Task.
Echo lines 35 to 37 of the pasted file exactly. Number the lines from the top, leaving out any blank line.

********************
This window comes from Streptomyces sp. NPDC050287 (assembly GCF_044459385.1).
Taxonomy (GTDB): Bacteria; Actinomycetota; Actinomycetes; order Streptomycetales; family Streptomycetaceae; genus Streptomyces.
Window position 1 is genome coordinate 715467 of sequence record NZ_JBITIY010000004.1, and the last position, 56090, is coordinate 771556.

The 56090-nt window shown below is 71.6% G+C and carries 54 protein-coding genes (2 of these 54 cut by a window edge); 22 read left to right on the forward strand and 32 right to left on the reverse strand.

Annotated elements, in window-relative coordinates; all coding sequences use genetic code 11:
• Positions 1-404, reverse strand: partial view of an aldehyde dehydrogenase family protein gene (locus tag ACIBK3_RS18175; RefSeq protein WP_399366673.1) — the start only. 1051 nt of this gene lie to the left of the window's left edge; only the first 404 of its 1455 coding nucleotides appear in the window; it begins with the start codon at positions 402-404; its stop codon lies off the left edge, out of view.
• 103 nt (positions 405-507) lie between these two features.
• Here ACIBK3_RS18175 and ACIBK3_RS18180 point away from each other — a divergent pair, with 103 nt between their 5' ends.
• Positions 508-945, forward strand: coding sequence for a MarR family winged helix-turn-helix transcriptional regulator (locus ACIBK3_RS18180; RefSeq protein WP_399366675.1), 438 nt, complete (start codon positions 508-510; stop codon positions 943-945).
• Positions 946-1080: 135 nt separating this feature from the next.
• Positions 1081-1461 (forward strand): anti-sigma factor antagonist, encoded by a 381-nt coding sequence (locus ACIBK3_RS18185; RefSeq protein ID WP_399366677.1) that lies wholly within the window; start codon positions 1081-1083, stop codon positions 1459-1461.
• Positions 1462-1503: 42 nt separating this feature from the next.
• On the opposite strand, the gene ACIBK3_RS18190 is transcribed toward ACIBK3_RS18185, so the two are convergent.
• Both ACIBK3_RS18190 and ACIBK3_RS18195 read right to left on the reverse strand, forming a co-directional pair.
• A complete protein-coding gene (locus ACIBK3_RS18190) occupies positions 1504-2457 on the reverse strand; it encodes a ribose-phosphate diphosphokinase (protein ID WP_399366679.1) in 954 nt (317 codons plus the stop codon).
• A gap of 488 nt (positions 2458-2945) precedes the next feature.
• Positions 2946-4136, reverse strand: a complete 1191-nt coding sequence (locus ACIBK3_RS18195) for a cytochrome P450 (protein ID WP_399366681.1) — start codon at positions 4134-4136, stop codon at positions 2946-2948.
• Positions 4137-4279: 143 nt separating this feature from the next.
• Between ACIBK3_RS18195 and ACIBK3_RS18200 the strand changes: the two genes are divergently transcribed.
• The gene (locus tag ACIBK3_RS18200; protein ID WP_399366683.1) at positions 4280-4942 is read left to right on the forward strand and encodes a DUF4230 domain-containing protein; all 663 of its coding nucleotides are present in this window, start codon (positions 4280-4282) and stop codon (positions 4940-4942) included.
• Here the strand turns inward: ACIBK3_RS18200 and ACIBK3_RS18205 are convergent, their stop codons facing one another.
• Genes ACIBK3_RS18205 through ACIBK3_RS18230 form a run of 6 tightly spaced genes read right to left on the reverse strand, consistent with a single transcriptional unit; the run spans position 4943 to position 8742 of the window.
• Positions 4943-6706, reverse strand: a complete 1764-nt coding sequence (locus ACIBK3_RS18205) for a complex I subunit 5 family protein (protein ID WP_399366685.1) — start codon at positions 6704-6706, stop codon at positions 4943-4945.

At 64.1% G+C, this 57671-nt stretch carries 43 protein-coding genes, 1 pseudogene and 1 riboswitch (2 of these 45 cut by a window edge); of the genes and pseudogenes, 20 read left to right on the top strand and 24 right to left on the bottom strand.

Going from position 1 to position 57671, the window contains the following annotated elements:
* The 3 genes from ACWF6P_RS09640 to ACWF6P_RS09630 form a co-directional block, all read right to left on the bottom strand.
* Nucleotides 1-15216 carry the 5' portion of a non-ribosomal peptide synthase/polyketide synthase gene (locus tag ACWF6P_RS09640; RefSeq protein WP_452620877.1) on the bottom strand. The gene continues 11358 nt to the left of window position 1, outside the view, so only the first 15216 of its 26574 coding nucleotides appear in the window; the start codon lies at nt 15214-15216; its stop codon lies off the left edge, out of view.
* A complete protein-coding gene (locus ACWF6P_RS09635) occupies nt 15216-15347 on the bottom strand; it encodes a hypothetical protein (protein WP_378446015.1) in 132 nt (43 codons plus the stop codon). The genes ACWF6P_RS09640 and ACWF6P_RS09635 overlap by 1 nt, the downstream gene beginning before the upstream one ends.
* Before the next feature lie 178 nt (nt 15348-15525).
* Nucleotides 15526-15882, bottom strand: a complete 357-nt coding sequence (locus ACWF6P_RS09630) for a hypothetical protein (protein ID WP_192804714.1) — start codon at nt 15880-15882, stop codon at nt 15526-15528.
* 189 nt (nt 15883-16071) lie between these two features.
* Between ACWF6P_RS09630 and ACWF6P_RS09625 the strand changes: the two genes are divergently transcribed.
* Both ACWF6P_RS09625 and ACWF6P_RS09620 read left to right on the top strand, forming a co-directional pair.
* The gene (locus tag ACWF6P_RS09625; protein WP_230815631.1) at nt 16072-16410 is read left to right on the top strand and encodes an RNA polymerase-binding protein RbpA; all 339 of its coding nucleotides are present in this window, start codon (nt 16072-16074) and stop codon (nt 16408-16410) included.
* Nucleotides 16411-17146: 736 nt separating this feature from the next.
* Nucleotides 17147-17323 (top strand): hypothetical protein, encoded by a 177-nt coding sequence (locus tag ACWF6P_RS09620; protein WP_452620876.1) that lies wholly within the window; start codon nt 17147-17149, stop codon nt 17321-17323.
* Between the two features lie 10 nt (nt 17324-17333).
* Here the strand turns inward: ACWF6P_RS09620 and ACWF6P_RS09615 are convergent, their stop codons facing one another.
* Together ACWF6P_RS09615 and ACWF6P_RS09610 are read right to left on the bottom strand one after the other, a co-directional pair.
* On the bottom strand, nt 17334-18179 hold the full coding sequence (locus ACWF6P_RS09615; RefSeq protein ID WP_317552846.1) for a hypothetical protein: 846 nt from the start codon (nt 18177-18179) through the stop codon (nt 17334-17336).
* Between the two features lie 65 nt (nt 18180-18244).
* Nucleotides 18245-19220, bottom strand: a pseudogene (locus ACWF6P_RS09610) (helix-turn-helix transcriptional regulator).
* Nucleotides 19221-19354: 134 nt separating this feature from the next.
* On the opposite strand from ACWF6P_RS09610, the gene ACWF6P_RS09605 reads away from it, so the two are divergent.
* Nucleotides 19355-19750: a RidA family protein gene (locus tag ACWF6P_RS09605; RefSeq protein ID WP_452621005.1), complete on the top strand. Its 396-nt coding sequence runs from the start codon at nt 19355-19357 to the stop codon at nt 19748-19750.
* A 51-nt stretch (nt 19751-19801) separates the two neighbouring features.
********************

* Nucleotides 16411-17146: 736 nt separating this feature from the next.
* Nucleotides 17147-17323 (top strand): hypothetical protein, encoded by a 177-nt coding sequence (locus tag ACWF6P_RS09620; protein WP_452620876.1) that lies wholly within the window; start codon nt 17147-17149, stop codon nt 17321-17323.
* Between the two features lie 10 nt (nt 17324-17333).